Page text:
Whilst it’s tempting to stay indoors as much as possible during the cold winter months, it is also a great time to get outside and enjoy nature.
It is a fact widely known that being outside benefits one’s health and there is now research to show that certain environments make us more likely to exercise too. This is because there are greater opportunities provided for exercise and there is a positive culture of celebrating the outdoors.
It has been medically proven that those who take part in regular and moderate physical exercise have a reduced risk of illness and disease, as well as greater longevity.
Here are some of Ned Morgan’s suggestions for outdoor exercise:
- 1. HIKING Even brisk walking can lower blood pressure and improve the
- performance of the heart and lungs, reducing the risk of many chronic
- illnesses such as type-2 diabetes, heart disease, stroke, asthmas and some
- forms of cancer. In fact, walking could be better for us than running or
- jogging. Researchers at the Lawrence Berkeley National Laboratory in
- California found that brisk walking reduces the risk of heart disease to
- a greater extent than running, if energy expenditure is the same for both
- activities.17 Participants, aged between 18 and 80, were studied over a
- period of six years and researchers found that running reduced the risk
- of heart disease by 4.5 per cent, while walking reduced it by 9.3 per cent.
- 2. CLIMBING uses all the major muscle groups in both the upper and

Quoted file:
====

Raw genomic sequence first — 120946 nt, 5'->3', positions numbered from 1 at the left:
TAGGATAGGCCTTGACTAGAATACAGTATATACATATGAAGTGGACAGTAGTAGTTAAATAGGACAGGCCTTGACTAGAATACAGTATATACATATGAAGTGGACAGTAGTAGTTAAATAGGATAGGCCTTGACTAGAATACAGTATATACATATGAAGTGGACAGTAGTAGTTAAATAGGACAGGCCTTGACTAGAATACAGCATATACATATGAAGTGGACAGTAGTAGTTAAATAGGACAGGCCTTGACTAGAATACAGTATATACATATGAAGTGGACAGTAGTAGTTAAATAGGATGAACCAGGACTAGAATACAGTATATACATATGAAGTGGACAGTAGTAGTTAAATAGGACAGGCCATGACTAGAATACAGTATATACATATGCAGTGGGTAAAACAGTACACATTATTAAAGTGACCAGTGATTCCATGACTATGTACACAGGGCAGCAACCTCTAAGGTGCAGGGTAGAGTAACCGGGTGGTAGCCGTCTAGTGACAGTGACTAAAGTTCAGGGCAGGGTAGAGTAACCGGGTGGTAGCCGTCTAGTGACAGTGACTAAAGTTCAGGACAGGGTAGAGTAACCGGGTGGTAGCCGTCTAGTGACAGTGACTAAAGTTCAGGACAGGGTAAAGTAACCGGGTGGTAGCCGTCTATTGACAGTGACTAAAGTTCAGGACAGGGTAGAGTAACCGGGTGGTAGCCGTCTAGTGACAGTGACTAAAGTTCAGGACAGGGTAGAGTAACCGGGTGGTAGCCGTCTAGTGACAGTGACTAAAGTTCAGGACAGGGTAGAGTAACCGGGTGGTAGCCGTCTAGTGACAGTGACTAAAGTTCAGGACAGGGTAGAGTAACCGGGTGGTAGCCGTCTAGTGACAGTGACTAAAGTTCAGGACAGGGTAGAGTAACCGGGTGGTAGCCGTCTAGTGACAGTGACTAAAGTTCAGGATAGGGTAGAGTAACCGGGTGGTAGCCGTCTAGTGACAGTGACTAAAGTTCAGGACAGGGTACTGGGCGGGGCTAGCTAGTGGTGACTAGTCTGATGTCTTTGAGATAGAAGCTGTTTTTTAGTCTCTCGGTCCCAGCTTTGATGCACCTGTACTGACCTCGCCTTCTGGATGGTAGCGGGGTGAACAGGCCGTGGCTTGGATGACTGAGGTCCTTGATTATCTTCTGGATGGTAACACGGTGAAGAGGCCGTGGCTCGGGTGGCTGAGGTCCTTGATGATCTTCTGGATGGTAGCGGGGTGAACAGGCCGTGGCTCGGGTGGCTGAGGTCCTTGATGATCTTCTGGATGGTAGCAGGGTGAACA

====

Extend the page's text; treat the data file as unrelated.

- lower body, exercising the back, abdominal and leg muscles as well as
- the ﬁngers, shoulders and arms. Regular climbing increases stamina
- and endurance as well as muscle strength, and reaching and stretching
- for holds improves ﬂexibility and agility.
- 3. SKIING AND SNOWBOARDING These activities improve
- cardiovascular endurance and health, work all the major muscle groups,
- improve balance and agility, and strengthen bones and joints. The
- exercise releases endorphins into the blood, improving mood and
- leading to better sleep.
Exercising in Nature
It seems that exercising in nature can offer us advantages over exercising in a gym. One study found that when participants chose their own walking speed at which to exercise, those walking outdoors chose a faster speed than those indoors and, paradoxically, they felt that they had put in less effort on their walk.18 When they were asked to walk using the same amount of effort indoors and outdoors, they walked at a faster rate outdoors, which suggests they may have found the exercise less demanding outside. Being in pleasant natural surroundings seems to make us less aware of physiological sensations, such as feeling tired, which allows us to exercise harder and for longer.
More outdoor tips and exercises in Ned Morgan’s In The Mountains